Friday, June 5, 2009
After a nonstop week of gaming (and a ludicrous amount of walking), I'm back in the Midwest with a substantial taste of things to come in the gaming industry. Everything about this year's E3 Expo was bigger and better than last year's underwhelming experience.
Yesterday, I got a chance to get some hands-on time with Bethesda's upcoming new IPs Rogue Warrior and Wet. Rogue Warrior stars Mickey Rourke as the voice of longtime real-life Navy Seal Dick Marcinko. It was fairly standard action fare, and took some major cues from 80s action movies. Marcinko can take on the Russians with guns blazing, or he can sneak up on them and dispatch them with instant "Quick Kills". It played decently enough, but didn't really offer anything that hasn't been seen before.
Wet is a cinematic shoot-em-up in the same vein as John Woo's Stranglehold. In it, your protagonist Rubi can wall-run, dive through the air, and slide across the floor while shooting her dual pistols. The developers told me that a major feature they wanted in the game was the ability to shoot at any time. Sure enough, there isn't a single point in the game where you can't be blasting away, whether you're in mid-air or the middle of a QTE event. One segment of the demo featured Rubi jumping from car to car on a San Francisco highway as she fires at enemy vehicles. It's like a more polished Stranglehold, but time will tell if the gameplay holds up over the course of the campaign.
Next, I wandered over to the Activision booth to try out the intriguing new Tony Hawk Ride board controller. I was extremely skeptical of the concept, but was actually very impressed with how it controlled. It took me a while to get the hang of my balance when doing a manual, but I went through the tutorial multiple times and eventually got it down. Performing ollies is as simple as kicking up on the back of the board, and you can spin around while doing grinds or jumps. As someone who has never skated in his life, I found the experience to be surprisingly solid. Unfortunately, the demo was very linear in nature and didn't give me a feel of what it's like to explore the entire game world.
Batman: Arkham Asylum is comprised of three distinct applications of the Dark Knight's skills - brawling, stealth, and detective skills. All three components are well-made, and it's the first game I've played to really get the feel of the Caped Crusader correct. Melee attacks are brutal and quick, stealthily attacking enemies is satisfying, and the detective work isn't at all tedious. All of the voice-over work is great, and Batman fans are sure to love this title.
When I first heard the concept of Scribblenauts, I thought it was incredibly innovative but was unsure if it would be as comprehensive as it claimed. For those unfamiliar with the game, it features your protagonist collecting stars throughout various levels. This sounds incredibly basic, but there's a catch. In order to reach the star in each level, you can type in ANY noun you can think of and it will appear. I tried countless items, and every one of them worked like a charm. On the level where you have to get a star out of a tree, I spawned a flamethrower and took it down. When I played the level again, I thought I'd try something a little more creative, so I tried "termite". Sure enough, it appeared and ran over to the tree, eating it and bringing the star down with it. I spawned a bear and a shark and watched them briefly fight, but the shark ended up flopping around and dying thanks to being on land. Another level required you to bring a cat down from the roof of a house. At first, I spawned a dog and put him on the roof. He chased the cat off the roof, but ended up attacking it and failing the mission for me. I eventually passed the level by spawning a rotary fan and placing it on the roof, blowing the cat down to its owner. It's incredibly innovative and I can see myself playing levels over and over to see all the different ways I can beat them. As an added bonus, the lead designer on the title is Matt Cox, former Video Games Editor for Lawrence.com. Scribblenauts is getting a ton of positive buzz from the gaming press, and it's great to see one of Lawrence's own behind what's sure to be a big hit.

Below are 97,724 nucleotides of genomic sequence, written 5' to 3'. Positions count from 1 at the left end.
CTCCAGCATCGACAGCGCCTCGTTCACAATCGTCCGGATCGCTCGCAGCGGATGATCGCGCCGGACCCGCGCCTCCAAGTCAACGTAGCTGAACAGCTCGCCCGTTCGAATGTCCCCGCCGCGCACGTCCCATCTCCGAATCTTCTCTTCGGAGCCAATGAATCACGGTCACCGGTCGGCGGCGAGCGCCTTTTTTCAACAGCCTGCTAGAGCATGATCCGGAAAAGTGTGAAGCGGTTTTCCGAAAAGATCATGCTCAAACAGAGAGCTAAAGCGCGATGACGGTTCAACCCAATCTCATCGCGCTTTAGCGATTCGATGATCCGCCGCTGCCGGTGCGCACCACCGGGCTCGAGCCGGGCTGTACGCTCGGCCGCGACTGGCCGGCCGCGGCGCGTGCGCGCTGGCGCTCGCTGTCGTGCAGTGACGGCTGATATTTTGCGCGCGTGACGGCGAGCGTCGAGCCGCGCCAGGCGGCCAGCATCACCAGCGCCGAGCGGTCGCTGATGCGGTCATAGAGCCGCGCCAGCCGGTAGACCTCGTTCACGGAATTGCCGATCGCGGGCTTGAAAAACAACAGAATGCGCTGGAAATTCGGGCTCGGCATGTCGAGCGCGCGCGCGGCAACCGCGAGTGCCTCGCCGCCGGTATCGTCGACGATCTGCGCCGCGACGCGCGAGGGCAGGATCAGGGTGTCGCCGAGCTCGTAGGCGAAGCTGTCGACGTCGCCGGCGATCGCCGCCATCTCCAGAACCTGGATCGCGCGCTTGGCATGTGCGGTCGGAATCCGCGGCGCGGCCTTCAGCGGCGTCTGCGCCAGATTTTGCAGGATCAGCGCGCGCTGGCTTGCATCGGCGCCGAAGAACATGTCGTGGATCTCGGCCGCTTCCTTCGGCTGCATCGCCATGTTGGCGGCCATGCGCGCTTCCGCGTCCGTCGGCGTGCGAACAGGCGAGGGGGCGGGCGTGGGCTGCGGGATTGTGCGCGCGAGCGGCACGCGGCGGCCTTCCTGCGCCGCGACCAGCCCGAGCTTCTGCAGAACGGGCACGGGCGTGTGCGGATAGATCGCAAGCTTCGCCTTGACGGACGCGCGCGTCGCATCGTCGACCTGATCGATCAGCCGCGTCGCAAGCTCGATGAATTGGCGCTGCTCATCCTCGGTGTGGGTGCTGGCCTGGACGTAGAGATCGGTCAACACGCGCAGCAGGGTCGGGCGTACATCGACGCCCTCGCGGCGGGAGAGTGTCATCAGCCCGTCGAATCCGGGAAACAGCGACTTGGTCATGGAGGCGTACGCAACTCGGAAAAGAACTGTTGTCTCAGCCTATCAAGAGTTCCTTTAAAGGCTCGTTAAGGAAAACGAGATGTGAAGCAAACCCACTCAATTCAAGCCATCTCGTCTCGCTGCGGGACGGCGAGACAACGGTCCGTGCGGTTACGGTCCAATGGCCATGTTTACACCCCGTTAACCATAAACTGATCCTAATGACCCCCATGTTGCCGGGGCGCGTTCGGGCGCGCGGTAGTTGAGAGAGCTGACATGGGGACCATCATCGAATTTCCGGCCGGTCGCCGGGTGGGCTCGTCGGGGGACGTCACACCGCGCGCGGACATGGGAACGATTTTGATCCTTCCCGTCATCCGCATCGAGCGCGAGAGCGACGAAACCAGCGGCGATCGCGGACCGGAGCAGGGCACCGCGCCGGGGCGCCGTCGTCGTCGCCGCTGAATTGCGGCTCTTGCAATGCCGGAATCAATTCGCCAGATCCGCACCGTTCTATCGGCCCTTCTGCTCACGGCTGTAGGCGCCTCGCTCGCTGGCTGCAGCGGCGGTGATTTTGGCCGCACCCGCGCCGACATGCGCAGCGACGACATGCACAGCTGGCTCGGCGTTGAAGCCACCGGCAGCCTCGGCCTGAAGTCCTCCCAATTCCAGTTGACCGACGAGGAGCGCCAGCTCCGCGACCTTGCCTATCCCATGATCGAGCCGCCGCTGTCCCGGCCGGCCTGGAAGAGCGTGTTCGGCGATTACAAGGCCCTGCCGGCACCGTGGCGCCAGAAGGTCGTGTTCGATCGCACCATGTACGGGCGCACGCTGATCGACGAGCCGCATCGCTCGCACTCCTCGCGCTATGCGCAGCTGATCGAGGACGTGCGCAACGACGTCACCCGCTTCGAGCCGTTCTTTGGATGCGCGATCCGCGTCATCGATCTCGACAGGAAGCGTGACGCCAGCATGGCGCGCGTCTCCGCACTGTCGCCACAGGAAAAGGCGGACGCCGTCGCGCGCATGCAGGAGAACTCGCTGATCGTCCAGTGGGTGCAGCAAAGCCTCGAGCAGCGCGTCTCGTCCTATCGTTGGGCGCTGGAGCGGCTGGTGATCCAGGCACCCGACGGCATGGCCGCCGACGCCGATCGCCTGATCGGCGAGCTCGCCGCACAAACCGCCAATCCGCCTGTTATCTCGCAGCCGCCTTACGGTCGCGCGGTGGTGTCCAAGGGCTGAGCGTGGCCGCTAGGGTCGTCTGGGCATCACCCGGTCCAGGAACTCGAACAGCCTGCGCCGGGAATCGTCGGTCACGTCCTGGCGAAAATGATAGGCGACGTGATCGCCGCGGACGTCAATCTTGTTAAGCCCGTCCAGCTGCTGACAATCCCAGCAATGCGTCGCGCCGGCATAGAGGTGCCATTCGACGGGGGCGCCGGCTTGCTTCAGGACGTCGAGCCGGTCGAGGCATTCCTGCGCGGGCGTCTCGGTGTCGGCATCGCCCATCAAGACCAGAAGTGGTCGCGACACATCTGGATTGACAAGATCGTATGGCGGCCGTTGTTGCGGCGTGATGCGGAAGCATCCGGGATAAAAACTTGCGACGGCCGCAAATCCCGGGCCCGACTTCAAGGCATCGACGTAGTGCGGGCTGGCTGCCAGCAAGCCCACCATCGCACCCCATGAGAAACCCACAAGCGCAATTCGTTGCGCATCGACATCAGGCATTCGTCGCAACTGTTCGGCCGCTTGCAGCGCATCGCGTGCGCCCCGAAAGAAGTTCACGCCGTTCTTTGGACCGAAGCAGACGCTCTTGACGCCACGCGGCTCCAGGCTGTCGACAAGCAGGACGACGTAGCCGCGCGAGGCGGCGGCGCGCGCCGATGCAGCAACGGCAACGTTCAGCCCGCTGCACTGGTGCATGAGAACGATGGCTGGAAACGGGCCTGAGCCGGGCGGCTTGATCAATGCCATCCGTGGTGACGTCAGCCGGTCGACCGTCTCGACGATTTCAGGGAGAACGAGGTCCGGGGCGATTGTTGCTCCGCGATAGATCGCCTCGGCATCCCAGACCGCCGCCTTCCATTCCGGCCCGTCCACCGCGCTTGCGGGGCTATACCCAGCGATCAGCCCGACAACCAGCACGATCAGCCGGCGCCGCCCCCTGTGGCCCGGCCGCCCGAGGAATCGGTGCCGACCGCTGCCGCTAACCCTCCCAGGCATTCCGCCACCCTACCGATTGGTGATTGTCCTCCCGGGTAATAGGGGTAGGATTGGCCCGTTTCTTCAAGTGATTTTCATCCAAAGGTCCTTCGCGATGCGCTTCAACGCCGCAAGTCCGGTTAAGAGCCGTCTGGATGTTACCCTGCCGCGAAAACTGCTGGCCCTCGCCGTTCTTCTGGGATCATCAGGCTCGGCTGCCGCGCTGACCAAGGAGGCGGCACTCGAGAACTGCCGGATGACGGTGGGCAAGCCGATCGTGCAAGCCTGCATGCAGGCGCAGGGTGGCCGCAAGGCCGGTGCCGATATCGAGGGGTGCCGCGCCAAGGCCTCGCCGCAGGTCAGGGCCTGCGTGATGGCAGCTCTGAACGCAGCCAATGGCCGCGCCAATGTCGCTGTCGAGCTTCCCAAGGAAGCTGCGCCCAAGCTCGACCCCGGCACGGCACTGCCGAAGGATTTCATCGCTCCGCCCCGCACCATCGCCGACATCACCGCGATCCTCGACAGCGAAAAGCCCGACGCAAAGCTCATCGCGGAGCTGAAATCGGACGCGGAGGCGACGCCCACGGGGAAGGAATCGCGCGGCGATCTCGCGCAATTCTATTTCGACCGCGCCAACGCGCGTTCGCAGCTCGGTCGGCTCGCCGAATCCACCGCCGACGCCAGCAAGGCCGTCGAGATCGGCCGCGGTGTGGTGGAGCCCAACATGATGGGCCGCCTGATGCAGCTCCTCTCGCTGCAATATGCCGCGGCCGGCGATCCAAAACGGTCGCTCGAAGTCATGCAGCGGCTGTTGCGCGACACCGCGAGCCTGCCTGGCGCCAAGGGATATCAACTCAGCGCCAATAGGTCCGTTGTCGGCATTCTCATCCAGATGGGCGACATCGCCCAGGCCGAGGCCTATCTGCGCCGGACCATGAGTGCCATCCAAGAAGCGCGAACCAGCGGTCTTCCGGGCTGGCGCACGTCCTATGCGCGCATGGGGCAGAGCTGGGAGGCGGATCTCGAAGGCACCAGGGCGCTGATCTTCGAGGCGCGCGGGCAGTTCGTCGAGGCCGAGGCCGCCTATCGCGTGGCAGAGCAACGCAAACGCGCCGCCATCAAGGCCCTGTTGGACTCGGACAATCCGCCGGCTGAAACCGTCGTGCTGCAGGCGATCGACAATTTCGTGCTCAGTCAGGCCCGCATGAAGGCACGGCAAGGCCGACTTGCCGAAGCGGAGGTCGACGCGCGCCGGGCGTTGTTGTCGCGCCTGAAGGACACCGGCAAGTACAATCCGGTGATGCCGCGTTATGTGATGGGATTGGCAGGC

E3 2009 entirely erased the bad taste left in my mouth after the 2007 and 2008 shows. It filled both major halls of the LA Convention Center, and marked the return of massive booths, scantilly clad booth babes, and all the pomp and circumstance the event used to be known for. Thanks to its success, it has been announced that it will return in this fashion next year during the middle of June. Based on how great this year's show was, that can't come soon enough.